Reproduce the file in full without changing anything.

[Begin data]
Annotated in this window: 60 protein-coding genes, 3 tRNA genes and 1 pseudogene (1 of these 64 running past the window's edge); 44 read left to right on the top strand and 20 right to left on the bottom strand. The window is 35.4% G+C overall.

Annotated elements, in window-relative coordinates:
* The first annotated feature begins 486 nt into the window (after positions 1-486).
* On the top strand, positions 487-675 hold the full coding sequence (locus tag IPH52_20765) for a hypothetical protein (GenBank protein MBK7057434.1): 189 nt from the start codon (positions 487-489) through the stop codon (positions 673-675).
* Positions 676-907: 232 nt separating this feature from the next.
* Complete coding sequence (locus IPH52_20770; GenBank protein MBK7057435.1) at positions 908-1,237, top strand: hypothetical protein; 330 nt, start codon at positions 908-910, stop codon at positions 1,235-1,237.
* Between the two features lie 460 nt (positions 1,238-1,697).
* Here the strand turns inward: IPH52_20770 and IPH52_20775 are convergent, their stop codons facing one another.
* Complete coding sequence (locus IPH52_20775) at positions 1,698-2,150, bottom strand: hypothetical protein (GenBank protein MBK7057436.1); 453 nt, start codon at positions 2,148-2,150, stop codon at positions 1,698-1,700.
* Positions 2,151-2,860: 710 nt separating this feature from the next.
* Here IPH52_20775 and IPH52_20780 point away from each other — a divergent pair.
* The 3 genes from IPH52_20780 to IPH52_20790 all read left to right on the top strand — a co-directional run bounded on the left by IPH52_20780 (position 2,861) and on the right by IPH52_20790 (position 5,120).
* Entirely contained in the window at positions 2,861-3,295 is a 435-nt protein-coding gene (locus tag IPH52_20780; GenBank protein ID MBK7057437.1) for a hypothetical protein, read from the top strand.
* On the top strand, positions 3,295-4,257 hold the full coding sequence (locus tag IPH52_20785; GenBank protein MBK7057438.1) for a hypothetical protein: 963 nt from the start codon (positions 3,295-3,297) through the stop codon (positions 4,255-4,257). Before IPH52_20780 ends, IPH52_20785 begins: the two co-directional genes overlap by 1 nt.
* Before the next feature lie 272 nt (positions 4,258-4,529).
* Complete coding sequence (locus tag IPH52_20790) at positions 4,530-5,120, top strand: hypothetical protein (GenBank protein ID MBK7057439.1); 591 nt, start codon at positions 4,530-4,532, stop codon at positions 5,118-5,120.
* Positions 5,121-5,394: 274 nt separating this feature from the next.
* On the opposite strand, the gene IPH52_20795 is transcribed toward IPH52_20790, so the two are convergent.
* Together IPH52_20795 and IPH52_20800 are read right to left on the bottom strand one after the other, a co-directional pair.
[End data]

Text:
Annotated in this window: 60 protein-coding genes, 3 tRNA genes and 1 pseudogene (1 of these 64 running past the window's edge); 44 read left to right on the top strand and 20 right to left on the bottom strand. The window is 35.4% G+C overall.

Annotated elements, in window-relative coordinates:
* The first annotated feature begins 486 nt into the window (after positions 1-486).
* On the top strand, positions 487-675 hold the full coding sequence (locus tag IPH52_20765) for a hypothetical protein (GenBank protein MBK7057434.1): 189 nt from the start codon (positions 487-489) through the stop codon (positions 673-675).
* Positions 676-907: 232 nt separating this feature from the next.
* Complete coding sequence (locus IPH52_20770; GenBank protein MBK7057435.1) at positions 908-1,237, top strand: hypothetical protein; 330 nt, start codon at positions 908-910, stop codon at positions 1,235-1,237.
* Between the two features lie 460 nt (positions 1,238-1,697).
* Here the strand turns inward: IPH52_20770 and IPH52_20775 are convergent, their stop codons facing one another.
* Complete coding sequence (locus IPH52_20775) at positions 1,698-2,150, bottom strand: hypothetical protein (GenBank protein MBK7057436.1); 453 nt, start codon at positions 2,148-2,150, stop codon at positions 1,698-1,700.
* Positions 2,151-2,860: 710 nt separating this feature from the next.
* Here IPH52_20775 and IPH52_20780 point away from each other — a divergent pair.
* The 3 genes from IPH52_20780 to IPH52_20790 all read left to right on the top strand — a co-directional run bounded on the left by IPH52_20780 (position 2,861) and on the right by IPH52_20790 (position 5,120).
* Entirely contained in the window at positions 2,861-3,295 is a 435-nt protein-coding gene (locus tag IPH52_20780; GenBank protein ID MBK7057437.1) for a hypothetical protein, read from the top strand.
* On the top strand, positions 3,295-4,257 hold the full coding sequence (locus tag IPH52_20785; GenBank protein MBK7057438.1) for a hypothetical protein: 963 nt from the start codon (positions 3,295-3,297) through the stop codon (positions 4,255-4,257). Before IPH52_20780 ends, IPH52_20785 begins: the two co-directional genes overlap by 1 nt.
* Before the next feature lie 272 nt (positions 4,258-4,529).
* Complete coding sequence (locus tag IPH52_20790) at positions 4,530-5,120, top strand: hypothetical protein (GenBank protein ID MBK7057439.1); 591 nt, start codon at positions 4,530-4,532, stop codon at positions 5,118-5,120.
* Positions 5,121-5,394: 274 nt separating this feature from the next.
* On the opposite strand, the gene IPH52_20795 is transcribed toward IPH52_20790, so the two are convergent.
* Together IPH52_20795 and IPH52_20800 are read right to left on the bottom strand one after the other, a co-directional pair.